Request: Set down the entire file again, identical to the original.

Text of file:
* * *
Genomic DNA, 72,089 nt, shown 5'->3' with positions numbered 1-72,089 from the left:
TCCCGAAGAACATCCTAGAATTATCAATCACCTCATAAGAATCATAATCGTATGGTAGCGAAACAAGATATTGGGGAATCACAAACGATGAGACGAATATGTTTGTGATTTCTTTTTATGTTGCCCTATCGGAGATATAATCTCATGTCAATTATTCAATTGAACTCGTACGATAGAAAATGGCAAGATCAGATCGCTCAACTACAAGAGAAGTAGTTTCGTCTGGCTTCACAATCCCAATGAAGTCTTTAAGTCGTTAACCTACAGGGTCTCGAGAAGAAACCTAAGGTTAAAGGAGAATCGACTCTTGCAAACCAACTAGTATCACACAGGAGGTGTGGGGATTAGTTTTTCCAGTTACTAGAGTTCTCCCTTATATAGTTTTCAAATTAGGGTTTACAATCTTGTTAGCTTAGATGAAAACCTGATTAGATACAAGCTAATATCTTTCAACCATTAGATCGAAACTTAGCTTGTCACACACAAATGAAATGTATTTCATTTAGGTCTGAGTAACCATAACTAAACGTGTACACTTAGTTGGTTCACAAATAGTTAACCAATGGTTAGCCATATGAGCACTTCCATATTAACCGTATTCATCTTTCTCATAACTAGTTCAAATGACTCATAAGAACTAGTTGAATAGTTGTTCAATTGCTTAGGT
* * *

Genomic DNA, 72,089 nt, shown 5'->3' with positions numbered 1-72,089 from the left:
TCCCGAAGAACATCCTAGAATTATCAATCACCTCATAAGAATCATAATCGTATGGTAGCGAAACAAGATATTGGGGAATCACAAACGATGAGACGAATATGTTTGTGATTTCTTTTTATGTTGCCCTATCGGAGATATAATCTCATGTCAATTATTCAATTGAACTCGTACGATAGAAAATGGCAAGATCAGATCGCTCAACTACAAGAGAAGTAGTTTCGTCTGGCTTCACAATCCCAATGAAGTCTTTAAGTCGTTAACCTACAGGGTCTCGAGAAGAAACCTAAGGTTAAAGGAGAATCGACTCTTGCAAACCAACTAGTATCACACAGGAGGTGTGGGGATTAGTTTTTCCAGTTACTAGAGTTCTCCCTTATATAGTTTTCAAATTAGGGTTTACAATCTTGTTAGCTTAGATGAAAACCTGATTAGATACAAGCTAATATCTTTCAACCATTAGATCGAAACTTAGCTTGTCACACACAAATGAAATGTATTTCATTTAGGTCTGAGTAACCATAACTAAACGTGTACACTTAGTTGGTTCACAAATAGTTAACCAATGGTTAGCCATATGAGCACTTCCATATTAACCGTATTCATCTTTCTCATAACTAGTTCAAATGACTCATAAGAACTAGTTGAATAGTTGTTCAATTGCTTAGGT